Despite the noise and groaning, medical school applications continue to grow, driven by many factors. However, the medical school education model dates back to the Flexner report issued in 1910.. Many are trying to address the challenges of how to train the biomedical research and practice workforce to win the 4th industrial revolution, but progress has been slow.
Medical educators will face 5 basic problems in the coming years:
According to a new AAMC study, 76% of students graduate with debt. And while that percentage has decreased in the last few years, those who do borrow for medical school face big loans: the median debt was $192,000 in 2018. At private schools, 21% of students have debt of $300,000 or more. The average four-year cost for public school students is $243,902. For private school students, the cost is $322,767. Many medical students in debt marry other medical students in debt. Do the math and the implications of career and family planning, housing and specialty choice.
Some are questioning whether it is still worth being a doctor.
Medical students are forgoing residencies, practitioners are abbreviating their clinical careers, side gigs and hustles are hot and many want to create patient value other than seeing 20 a day for their entire career. Physician entrepreneurship is finally getting its rightful due, yet few medical schools offer education and training in it, let alone the business of medicine. There are few entrepreneurial medical schools.
Major consolidation and the expansion of academic integrated delivery networks means the rich get richer and poor get poorer. NIH funding uncertainty is pervasive. Some states have withdrawn funding from their public medical schools. Reforms in clinical practice reimbursement will lead to decreasing revenues. Many schools are reaching out to create partnerships with industry with ethical and professional conduct threats. More are relying on philanthropreneurs to put their names on buildings. Many have repacked their technology transfer offices and rebranded them as innovation centers.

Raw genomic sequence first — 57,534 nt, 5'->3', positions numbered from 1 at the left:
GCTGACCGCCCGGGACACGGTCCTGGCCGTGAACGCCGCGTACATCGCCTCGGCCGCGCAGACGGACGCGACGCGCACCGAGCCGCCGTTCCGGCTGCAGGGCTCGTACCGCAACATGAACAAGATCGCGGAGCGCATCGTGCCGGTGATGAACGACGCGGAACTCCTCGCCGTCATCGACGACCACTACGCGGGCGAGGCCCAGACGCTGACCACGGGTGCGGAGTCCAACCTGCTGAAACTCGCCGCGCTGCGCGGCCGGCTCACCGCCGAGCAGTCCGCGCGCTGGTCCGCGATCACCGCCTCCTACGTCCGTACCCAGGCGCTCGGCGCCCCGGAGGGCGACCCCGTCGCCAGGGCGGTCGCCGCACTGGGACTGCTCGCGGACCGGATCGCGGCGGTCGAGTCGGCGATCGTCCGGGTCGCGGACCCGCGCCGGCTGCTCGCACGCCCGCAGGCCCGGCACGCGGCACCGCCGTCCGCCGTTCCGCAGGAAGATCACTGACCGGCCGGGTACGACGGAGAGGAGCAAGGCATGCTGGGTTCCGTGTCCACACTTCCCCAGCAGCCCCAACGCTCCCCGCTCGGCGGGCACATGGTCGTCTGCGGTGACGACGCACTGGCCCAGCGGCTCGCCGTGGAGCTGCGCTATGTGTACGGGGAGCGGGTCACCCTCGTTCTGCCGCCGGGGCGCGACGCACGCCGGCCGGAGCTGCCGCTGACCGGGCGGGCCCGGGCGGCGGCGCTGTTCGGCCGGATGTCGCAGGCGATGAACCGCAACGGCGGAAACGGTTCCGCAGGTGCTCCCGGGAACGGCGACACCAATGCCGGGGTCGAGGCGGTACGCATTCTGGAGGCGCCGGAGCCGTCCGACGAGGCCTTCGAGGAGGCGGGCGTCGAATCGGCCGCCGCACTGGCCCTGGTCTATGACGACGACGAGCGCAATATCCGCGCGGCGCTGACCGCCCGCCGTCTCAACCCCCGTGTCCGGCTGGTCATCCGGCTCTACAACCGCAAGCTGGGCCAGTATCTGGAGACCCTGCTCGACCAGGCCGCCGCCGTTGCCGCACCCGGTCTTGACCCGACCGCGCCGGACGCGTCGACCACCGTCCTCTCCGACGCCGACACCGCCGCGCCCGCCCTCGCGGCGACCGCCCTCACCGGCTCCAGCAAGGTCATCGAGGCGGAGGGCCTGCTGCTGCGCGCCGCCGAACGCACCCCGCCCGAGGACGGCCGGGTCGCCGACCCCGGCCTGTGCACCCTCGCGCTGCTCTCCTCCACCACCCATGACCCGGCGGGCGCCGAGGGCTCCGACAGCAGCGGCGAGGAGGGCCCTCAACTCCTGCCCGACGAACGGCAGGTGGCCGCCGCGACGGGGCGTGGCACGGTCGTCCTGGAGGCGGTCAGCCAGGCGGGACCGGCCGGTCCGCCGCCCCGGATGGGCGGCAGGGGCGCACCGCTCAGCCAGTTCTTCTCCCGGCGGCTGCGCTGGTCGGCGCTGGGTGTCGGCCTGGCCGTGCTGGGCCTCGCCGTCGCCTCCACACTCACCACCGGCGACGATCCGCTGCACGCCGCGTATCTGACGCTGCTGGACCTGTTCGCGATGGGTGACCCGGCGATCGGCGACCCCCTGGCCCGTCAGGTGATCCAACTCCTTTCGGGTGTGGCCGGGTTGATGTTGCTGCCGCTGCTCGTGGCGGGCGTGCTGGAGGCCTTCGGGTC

We need to stop graduating knowledge technicians. Recruiting the traditional triple threat to lead departments is a dead model. Domain expertise needs to be supplemented with communication, creativity, collaboration and complex problem solving to address the social determinants of health and other wicked problems.
How many more times do we need to read about physician burnout, stress, mental health issues and suicide? When will we fix how we recruit applicants and faculty to create a more diverse and inclusive talent pipeline?
Higher education feeds the medical school pipeline and has its own problems that need to be fixed.
There are many parts to the contemporary economic bubble diagram and medical schools could be one of them is they don't address these problems.
Arlen Meyers, MD, MBA is the President and CEO of the Society of Physician Entrepreneurs.
Arlen Meyers, MD, MBA is a professor emeritus of otolaryngology, dentistry, and engineering at the University of Colorado School of Medicine and the Colorado School of Public Health and President and CEO of the Society of Physician Entrepreneurs at www.sopenet.org. He has created several medical device and digital health companies. His primary research centers around biomedical and health innovation and entrepreneurship and life science technology commercialization. He consults for and speaks to companies, governments, colleges and universities around the world who need his expertise and contacts in the areas of bio entrepreneurship, bioscience, healthcare, healthcare IT, medical tourism -- nationally and internationally, new product development, product design, and financing new ventures. He is a former Harvard-Macy fellow and In 2010, he completed a Fulbright at Kings Business, the commercialization office of technology transfer at Kings College in London. He recently published "Building the Case for Biotechnology." "Optical Detection of Cancer", and " The Life Science Innovation Roadmap". He is also an associate editor of the Journal of Commercial Biotechnology and Technology Transfer and Entrepreneurship and Editor-in-Chief of Medscape. In addition, He is a faculty member at the University of Colorado Denver Graduate School where he teaches Biomedical Entrepreneurship and is an iCorps participant, trainer and industry mentor. He is the Chief Medical Officer at www.bridgehealth.com and www.cliexa.com and Chairman of the Board at GlobalMindED at www.globalminded.org, a non-profit at risk student success network. He is honored to be named by Modern Healthcare as one of the 50 Most Influential Physician Executives of 2011 and nominated in 2012 and Best Doctors 2013.